This time I went with the $7.99 Chicken Wings, which arrive with your choice of hot, barbecue, or garlic chili sauces. For the money, the value was there, with a large portion of wings in a standard hot sauce with crispy skin and juicy chicken. Nothing spectacular, but certainly more serviceable than the sandwiches from the previous night. The vegetables were junk though – I think everybody’s tried those limp, cut-long-ago carrots that sit in some bag for a week.
The bar has a monitor outside that has photos of a few items on the menu, in addition to the menu itself. This is what the $14 margherita pizza looked like on said monitor.
That’s almost exactly the same picture I took after Lisa ordered it, though the tomatoes look more like pepperonis. The crust was not unlike your standard frozen pizza with far too much oil. For about 40% more than your standard Disney cheese flatbread, there wasn’t any value here.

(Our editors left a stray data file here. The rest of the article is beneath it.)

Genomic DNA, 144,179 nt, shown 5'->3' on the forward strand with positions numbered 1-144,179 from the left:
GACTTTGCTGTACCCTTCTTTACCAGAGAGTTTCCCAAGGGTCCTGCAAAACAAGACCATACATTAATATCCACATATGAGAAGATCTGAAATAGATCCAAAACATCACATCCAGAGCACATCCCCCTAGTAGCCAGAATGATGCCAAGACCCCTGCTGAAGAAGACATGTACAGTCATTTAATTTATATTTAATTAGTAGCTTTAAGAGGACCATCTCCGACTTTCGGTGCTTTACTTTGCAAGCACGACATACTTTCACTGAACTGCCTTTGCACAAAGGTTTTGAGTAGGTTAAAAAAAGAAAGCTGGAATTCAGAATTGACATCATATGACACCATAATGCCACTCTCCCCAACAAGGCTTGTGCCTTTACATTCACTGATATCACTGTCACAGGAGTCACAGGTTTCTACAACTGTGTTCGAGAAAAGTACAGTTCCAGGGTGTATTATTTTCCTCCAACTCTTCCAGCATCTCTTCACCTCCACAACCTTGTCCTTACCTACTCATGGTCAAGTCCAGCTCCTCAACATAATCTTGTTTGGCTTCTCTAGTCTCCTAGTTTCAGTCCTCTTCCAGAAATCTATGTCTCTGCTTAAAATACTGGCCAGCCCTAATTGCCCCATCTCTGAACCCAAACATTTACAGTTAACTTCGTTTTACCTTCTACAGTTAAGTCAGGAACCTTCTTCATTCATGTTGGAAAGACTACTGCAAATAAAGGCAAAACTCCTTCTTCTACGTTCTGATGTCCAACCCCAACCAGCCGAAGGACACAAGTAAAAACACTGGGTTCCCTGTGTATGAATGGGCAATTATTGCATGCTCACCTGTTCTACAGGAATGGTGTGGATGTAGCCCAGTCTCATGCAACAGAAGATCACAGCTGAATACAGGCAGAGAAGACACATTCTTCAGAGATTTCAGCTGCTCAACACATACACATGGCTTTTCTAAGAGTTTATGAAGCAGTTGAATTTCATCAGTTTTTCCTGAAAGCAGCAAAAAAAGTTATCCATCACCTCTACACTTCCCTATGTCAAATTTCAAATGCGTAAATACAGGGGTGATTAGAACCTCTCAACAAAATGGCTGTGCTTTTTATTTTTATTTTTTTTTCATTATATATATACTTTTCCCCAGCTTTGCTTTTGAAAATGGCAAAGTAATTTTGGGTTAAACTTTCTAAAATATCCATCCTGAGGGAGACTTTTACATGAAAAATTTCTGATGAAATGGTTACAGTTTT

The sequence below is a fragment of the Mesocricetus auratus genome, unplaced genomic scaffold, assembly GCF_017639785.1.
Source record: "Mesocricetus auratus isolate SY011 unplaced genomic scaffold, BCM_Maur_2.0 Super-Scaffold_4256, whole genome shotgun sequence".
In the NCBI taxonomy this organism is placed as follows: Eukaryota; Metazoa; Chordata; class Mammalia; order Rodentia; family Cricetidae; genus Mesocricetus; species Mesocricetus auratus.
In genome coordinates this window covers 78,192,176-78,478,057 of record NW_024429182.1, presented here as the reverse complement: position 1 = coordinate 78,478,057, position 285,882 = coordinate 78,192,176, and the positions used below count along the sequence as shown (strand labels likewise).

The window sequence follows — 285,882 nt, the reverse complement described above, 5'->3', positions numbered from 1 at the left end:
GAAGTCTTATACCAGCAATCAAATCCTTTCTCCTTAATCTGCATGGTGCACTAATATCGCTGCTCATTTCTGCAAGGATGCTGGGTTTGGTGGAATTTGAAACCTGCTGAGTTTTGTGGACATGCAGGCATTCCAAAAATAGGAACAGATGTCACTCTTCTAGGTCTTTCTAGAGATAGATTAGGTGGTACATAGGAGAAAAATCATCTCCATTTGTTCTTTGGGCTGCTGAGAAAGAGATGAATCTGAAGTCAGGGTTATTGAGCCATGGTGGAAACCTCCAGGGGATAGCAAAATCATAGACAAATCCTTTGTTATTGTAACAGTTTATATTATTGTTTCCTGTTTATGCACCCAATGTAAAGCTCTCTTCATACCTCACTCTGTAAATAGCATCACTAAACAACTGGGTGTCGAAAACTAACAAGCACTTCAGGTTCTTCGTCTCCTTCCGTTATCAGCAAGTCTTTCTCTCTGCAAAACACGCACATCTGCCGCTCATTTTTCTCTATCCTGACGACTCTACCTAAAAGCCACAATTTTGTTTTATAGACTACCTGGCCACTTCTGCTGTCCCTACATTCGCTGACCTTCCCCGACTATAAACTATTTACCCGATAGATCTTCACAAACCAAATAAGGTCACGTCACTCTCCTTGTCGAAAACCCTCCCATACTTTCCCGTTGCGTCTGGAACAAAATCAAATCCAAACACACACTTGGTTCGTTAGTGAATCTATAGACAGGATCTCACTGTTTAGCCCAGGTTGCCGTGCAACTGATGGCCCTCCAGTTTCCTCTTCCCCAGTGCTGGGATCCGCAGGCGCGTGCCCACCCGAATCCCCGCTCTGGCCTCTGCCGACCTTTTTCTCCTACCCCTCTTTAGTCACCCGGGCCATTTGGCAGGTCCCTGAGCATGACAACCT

One upside to the bar – strong wine pours. The drink menu is otherwise exactly the same as any other Disney World resort lounge, which was kind of disappointing. You’d think they’d put together a signature tropical drink of some variety – a traditional mai tai or something.
Pizza to go might be an intelligent option.
Not being particularly impressed with anything that arrived from the Shutters/Sonya’s kitchen at the bar, we elected to skip dinner and instead visited for breakfast on our second to last morning. We arrived a little after 10:30am to maybe 15 other people in the restaurant.
The menu is fairly straightforward, offering a reliable assortment of omelets, pancakes, and waffles.